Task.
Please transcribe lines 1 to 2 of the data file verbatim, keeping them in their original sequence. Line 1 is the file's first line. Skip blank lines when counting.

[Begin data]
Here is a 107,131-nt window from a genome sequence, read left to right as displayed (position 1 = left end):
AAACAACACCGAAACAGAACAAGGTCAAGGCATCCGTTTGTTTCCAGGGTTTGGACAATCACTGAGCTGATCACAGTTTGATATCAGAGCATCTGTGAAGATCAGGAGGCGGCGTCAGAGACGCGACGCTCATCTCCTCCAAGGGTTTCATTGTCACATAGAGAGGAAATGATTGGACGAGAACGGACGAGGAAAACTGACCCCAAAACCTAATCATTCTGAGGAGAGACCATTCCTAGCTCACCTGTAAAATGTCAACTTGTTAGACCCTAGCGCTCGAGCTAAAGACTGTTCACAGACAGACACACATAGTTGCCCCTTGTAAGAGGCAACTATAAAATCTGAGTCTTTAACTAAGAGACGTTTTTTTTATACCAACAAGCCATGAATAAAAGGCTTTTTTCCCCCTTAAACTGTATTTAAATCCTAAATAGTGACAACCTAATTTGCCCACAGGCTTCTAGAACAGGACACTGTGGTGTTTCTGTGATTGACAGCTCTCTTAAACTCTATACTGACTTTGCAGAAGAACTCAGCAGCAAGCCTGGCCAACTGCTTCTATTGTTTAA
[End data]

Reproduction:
Here is a 107,131-nt window from a genome sequence, read left to right as displayed (position 1 = left end):
AAACAACACCGAAACAGAACAAGGTCAAGGCATCCGTTTGTTTCCAGGGTTTGGACAATCACTGAGCTGATCACAGTTTGATATCAGAGCATCTGTGAAGATCAGGAGGCGGCGTCAGAGACGCGACGCTCATCTCCTCCAAGGGTTTCATTGTCACATAGAGAGGAAATGATTGGACGAGAACGGACGAGGAAAACTGACCCCAAAACCTAATCATTCTGAGGAGAGACCATTCCTAGCTCACCTGTAAAATGTCAACTTGTTAGACCCTAGCGCTCGAGCTAAAGACTGTTCACAGACAGACACACATAGTTGCCCCTTGTAAGAGGCAACTATAAAATCTGAGTCTTTAACTAAGAGACGTTTTTTTTATACCAACAAGCCATGAATAAAAGGCTTTTTTCCCCCTTAAACTGTATTTAAATCCTAAATAGTGACAACCTAATTTGCCCACAGGCTTCTAGAACAGGACACTGTGGTGTTTCTGTGATTGACAGCTCTCTTAAACTCTATACTGACTTTGCAGAAGAACTCAGCAGCAAGCCTGGCCAACTGCTTCTATTGTTTAA